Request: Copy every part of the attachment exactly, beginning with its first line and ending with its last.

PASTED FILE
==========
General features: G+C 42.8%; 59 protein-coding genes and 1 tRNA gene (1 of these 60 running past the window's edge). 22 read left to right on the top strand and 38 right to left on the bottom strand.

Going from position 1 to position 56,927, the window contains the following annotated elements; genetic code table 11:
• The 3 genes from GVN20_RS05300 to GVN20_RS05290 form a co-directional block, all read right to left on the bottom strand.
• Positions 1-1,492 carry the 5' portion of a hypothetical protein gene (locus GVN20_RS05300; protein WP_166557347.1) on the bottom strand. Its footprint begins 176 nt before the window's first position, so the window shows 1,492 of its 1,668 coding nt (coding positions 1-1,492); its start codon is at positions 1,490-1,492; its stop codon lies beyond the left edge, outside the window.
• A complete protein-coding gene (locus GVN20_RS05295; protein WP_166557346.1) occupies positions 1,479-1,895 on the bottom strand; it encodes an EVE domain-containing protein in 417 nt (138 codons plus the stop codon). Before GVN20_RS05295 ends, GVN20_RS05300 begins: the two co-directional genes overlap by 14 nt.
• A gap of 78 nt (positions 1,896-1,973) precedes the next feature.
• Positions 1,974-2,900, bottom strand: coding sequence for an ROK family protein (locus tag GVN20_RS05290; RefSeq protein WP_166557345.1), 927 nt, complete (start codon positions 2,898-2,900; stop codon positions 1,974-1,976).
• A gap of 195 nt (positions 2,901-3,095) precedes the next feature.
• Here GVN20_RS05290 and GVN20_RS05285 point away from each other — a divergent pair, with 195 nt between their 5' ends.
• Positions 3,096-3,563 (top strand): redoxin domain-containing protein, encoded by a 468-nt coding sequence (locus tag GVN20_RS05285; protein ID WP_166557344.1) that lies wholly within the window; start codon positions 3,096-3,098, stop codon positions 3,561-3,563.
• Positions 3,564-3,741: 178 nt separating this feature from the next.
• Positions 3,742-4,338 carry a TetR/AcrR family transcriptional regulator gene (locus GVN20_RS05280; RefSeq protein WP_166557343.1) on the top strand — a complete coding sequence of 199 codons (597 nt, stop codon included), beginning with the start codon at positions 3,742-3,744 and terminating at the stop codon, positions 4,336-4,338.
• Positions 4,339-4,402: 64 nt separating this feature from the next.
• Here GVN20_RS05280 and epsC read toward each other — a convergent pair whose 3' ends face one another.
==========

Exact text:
General features: G+C 42.8%; 59 protein-coding genes and 1 tRNA gene (1 of these 60 running past the window's edge). 22 read left to right on the top strand and 38 right to left on the bottom strand.

Going from position 1 to position 56,927, the window contains the following annotated elements; genetic code table 11:
• The 3 genes from GVN20_RS05300 to GVN20_RS05290 form a co-directional block, all read right to left on the bottom strand.
• Positions 1-1,492 carry the 5' portion of a hypothetical protein gene (locus GVN20_RS05300; protein WP_166557347.1) on the bottom strand. Its footprint begins 176 nt before the window's first position, so the window shows 1,492 of its 1,668 coding nt (coding positions 1-1,492); its start codon is at positions 1,490-1,492; its stop codon lies beyond the left edge, outside the window.
• A complete protein-coding gene (locus GVN20_RS05295; protein WP_166557346.1) occupies positions 1,479-1,895 on the bottom strand; it encodes an EVE domain-containing protein in 417 nt (138 codons plus the stop codon). Before GVN20_RS05295 ends, GVN20_RS05300 begins: the two co-directional genes overlap by 14 nt.
• A gap of 78 nt (positions 1,896-1,973) precedes the next feature.
• Positions 1,974-2,900, bottom strand: coding sequence for an ROK family protein (locus tag GVN20_RS05290; RefSeq protein WP_166557345.1), 927 nt, complete (start codon positions 2,898-2,900; stop codon positions 1,974-1,976).
• A gap of 195 nt (positions 2,901-3,095) precedes the next feature.
• Here GVN20_RS05290 and GVN20_RS05285 point away from each other — a divergent pair, with 195 nt between their 5' ends.
• Positions 3,096-3,563 (top strand): redoxin domain-containing protein, encoded by a 468-nt coding sequence (locus tag GVN20_RS05285; protein ID WP_166557344.1) that lies wholly within the window; start codon positions 3,096-3,098, stop codon positions 3,561-3,563.
• Positions 3,564-3,741: 178 nt separating this feature from the next.
• Positions 3,742-4,338 carry a TetR/AcrR family transcriptional regulator gene (locus GVN20_RS05280; RefSeq protein WP_166557343.1) on the top strand — a complete coding sequence of 199 codons (597 nt, stop codon included), beginning with the start codon at positions 3,742-3,744 and terminating at the stop codon, positions 4,336-4,338.
• Positions 4,339-4,402: 64 nt separating this feature from the next.
• Here GVN20_RS05280 and epsC read toward each other — a convergent pair whose 3' ends face one another.